Consideration of filter design space for validation of virus filtration in continuous processing applications

Conference Dates

September 17-21, 2017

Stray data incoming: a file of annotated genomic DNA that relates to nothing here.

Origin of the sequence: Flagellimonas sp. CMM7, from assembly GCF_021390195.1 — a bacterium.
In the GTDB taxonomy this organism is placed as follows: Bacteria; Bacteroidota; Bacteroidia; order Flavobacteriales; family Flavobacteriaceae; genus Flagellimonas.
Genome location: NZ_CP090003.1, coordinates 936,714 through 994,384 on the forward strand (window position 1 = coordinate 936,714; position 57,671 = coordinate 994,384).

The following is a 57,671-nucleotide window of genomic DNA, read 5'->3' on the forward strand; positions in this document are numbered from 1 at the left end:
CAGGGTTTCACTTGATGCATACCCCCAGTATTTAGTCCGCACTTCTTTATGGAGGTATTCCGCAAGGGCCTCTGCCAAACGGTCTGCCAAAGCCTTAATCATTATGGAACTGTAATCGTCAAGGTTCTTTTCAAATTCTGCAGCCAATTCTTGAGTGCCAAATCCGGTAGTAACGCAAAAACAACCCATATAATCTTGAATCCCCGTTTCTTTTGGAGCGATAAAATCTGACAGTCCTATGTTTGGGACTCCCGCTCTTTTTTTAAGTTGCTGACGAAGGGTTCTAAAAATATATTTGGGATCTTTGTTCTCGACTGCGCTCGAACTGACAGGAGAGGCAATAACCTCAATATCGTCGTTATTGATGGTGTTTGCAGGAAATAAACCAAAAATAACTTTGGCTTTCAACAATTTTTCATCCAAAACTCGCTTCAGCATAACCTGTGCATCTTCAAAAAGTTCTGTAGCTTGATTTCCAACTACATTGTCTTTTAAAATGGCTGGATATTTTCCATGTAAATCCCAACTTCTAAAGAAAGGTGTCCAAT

Continuous bioprocessing is rapidly gaining momentum, and seem likely to assume an increasing role in manufacturing in the coming years. This is due to the benefits of operational flexibility and efficiency, product consistency, increased quality assurance, and significant cost savings. However, as with all new technologies, there are several challenges to address. These include establishing technical strategies to implement Quality by Design principles, and subsequently, process validation into a continuous bioprocess. With continuous bioprocessing applications for monoclonal antibody (mAb) or recombinant proteins, one critical consideration involves assurance of viral safety. While robust virus clearance is well understood for batch processes, many questions remain on how to implement viral safety into continuous bioprocesses. For example, use of virus filtration in continuous bioprocessing is likely to involve low flow rates, and significantly extended processing times compared to current batch applications. Successful implementation will require a very thorough understanding of the virus filter design space. Further, validation of virus filters for continuous bioprocessing will require innovative test design to be able to demonstrate robust viral clearance, while also simulating extended filtration times and low flow rates, often considered worst-case parameters for validation of virus filters in a batch mode. Here we present data to show some of the process inputs that should be evaluated to determine critical control attributes for continuous bioprocessing applications. We also present data that show a robust virus filter design space is required for implementation into continuous bioprocessing applications. Specifically, our results show that over 7 logs of virus clearance can be achieved when simulating virus filtration in a low flux continuous bioprocess.

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